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New loans put Sri Lanka in focus but size, election seen curbing biz


Two recent loans from Sri Lanka have once again put the spotlight on the country, which has seen few borrowers going down the syndicated route. Conversations with bankers reveal prominent arrangers are interested in securing business out of the South Asian country, but upcoming elections, the small size of its conglomerates and unfamiliarity pose constraints to dealflow, writes Shruti Chaturvedi.

John Keells, one of Sri Lanka’s biggest conglomerates, has accessed the overseas syndicated loan market for a $395m borrowing. Meanwhile, the Sri Lankan Ministry of Policy Planning, Economic Affairs, Child Youth and Cultural Affairs sent out a request for proposals in June, seeking a loan of up to $500m.

A number of banks are eyeing the sovereign deal, as Sri Lanka is a rare visitor to the syndicated loan market. But it could start to be more active. In a recent Reuters report, finance minister Ravi Karunanayake said the country was looking to take advantage of low Libor levels. The country had been receiving unsolicited bids from banks like BNP Paribas, Credit Suisse and Barclays at a margin of 325bp-375bp, he added.

With lenders facing intense competition in winning mandates for deals from countries such as India and China, originators are looking further afield to new markets, including Sri Lanka, for opportunities.

“Banks are looking for new, stable places to invest and Sri Lanka provides that,” said a senior loan syndicator. “The yields are higher than India and it has quite an interesting track record. Most of the international, Indian and Middle Eastern banks would be interested. There are many banks which haven’t lent to Sri Lanka before and some may open lines to get a good bit of variety.”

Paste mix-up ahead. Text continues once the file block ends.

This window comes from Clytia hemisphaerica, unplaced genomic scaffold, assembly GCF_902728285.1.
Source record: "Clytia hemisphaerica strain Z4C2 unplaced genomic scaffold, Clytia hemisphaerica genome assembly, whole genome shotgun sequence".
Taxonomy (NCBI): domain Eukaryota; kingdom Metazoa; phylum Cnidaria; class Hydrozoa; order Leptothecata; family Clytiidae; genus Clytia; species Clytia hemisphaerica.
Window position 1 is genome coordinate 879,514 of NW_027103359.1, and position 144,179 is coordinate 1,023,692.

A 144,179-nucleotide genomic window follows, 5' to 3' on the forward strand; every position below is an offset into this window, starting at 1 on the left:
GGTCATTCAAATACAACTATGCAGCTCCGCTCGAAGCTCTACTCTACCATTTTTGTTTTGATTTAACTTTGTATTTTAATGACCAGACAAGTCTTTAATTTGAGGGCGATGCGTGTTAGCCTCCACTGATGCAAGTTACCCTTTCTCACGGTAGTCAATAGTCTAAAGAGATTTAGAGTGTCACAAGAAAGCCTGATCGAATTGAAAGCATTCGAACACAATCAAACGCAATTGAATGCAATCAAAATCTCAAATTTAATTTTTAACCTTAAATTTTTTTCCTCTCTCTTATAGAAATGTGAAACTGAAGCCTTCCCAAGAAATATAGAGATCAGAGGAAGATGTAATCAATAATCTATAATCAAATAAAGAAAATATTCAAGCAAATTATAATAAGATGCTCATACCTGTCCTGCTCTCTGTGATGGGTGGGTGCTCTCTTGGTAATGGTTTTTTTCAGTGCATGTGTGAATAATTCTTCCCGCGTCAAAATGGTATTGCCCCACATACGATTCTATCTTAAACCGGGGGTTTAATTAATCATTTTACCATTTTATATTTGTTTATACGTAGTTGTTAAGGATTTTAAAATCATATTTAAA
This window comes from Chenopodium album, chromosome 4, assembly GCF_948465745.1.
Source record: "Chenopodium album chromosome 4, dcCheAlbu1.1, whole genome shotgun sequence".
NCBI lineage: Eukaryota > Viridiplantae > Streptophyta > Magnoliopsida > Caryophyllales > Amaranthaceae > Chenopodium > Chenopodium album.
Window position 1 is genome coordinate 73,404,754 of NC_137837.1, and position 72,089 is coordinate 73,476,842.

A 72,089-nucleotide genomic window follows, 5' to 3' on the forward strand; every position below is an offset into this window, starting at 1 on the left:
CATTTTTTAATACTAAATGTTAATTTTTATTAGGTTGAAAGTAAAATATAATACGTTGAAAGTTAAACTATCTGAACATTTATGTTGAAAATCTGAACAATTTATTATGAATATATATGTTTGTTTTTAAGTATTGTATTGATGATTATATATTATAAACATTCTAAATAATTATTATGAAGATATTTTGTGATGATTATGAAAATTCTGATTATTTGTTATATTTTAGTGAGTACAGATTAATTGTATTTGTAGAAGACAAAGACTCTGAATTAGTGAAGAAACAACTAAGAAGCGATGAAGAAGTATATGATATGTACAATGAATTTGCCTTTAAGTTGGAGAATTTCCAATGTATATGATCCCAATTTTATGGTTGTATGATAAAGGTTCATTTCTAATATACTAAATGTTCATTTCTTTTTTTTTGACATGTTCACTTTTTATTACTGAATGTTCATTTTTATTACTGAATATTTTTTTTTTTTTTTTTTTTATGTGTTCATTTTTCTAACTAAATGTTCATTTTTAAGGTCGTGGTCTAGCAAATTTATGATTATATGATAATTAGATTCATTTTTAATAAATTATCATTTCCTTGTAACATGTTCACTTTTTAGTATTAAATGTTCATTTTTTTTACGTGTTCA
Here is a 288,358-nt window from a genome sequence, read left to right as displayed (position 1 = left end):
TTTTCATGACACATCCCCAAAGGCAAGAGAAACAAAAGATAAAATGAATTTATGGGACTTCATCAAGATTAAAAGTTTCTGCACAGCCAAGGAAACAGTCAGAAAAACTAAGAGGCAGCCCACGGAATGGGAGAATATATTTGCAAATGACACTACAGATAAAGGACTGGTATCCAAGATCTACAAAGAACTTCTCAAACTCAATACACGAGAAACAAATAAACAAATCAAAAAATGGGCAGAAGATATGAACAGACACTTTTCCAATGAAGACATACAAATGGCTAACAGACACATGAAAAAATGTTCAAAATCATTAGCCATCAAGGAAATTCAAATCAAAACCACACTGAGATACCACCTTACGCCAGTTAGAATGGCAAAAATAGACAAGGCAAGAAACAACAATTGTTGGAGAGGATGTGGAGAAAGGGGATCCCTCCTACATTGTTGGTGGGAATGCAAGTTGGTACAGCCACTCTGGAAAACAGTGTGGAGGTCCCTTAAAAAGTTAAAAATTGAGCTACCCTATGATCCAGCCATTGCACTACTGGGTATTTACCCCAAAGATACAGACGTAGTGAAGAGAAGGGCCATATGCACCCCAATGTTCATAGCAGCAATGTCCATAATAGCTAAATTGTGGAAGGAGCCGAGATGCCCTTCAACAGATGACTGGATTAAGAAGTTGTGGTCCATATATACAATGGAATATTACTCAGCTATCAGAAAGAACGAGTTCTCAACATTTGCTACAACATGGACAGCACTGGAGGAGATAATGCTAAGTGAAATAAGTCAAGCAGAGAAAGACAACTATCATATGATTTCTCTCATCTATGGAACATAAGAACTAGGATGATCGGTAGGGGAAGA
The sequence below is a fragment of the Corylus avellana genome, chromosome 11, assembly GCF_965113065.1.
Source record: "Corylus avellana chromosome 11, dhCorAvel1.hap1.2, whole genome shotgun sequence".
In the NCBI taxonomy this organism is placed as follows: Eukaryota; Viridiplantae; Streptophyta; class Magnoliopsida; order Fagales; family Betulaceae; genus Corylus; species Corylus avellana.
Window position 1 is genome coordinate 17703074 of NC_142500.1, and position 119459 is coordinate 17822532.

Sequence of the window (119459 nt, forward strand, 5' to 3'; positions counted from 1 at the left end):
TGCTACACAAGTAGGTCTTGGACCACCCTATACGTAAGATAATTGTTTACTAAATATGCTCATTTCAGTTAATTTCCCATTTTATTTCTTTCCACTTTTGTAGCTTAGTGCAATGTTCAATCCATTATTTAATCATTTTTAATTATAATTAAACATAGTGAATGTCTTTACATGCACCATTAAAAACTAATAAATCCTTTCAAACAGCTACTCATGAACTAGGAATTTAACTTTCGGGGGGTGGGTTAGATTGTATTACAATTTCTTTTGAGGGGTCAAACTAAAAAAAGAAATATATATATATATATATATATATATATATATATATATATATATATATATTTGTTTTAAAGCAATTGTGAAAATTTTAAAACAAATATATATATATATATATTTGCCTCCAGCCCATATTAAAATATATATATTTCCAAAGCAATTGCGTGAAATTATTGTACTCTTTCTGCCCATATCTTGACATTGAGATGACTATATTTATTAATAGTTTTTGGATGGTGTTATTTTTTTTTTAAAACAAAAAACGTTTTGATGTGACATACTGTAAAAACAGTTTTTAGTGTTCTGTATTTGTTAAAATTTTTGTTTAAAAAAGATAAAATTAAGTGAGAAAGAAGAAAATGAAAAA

Not everyone was convinced, though. One banker at an Indian lender said he would think twice when putting a proposal for Sri Lanka in front of his credit committee as its rating was low, making it harder for him to justify capital costs.

The country, which is rated B1 by Moody’s, emerged from a devastating civil war only in 2009. This is cited as one of the reasons its corporates have not accessed external debt very actively.

“It’s come out of the war only a few years back — till then it was unstable and like other frontier countries with a troubled history it was the government and banks with a sovereign angle that were the active fundraisers,” said a banker who specialises in South Asia at an international bank. He noted that these issuers had a good track record in terms of repayment and there had been no defaults.

Another reason the country has rarely been in the loans market is the relative attractiveness of the bond market, said a market observer.

“This is my understanding for Sri Lanka — they’ve relied more on the bond market because in 2013 the government took out rules withdrawing withholding tax on interest payments on bonds,” he said. “This led to an increase in bond fundraising through 2013 and 2014.”

A question of scale

Bankers do not expect a major turnaround in terms of offshore syndications for Sri Lankan corporates, as even some of its biggest companies are relatively small.

“I am not very positive [on the potential for more corporate overseas loans from Sri Lanka],” said the South Asia specialist. “They just don’t have that kind of scale. It doesn’t have that kind of volume. Banks would generally look at credit lines of one to three years max for Sri Lankan corporates, I think.”

He saw Sri Lankan corporate deals pricing in the late 300s for three year liquidity.

Among the larger corporates in the country, which has a population of 21m, John Keells posted a turnover of Srp91.58bn ($672.5m) during the year that ended on March 31, 2015. Hayleys, another large conglomerate with interests in manufacturing and agriculture, posted revenue of Srp92.6bn ($679.7m).

Upcoming parliamentary elections may also lead companies to defer plans for raising external debt, said the market observer. “It [election uncertainty] is something that would deter foreign investors. It is an attractive investment destination but they need to have that clarity.”

Sri Lanka is due to go to polls on August 17. Ousted former president Mahinda Rajapaksa is reported to be eyeing the post of prime minister, according to a Wall Street Journal report on July 1

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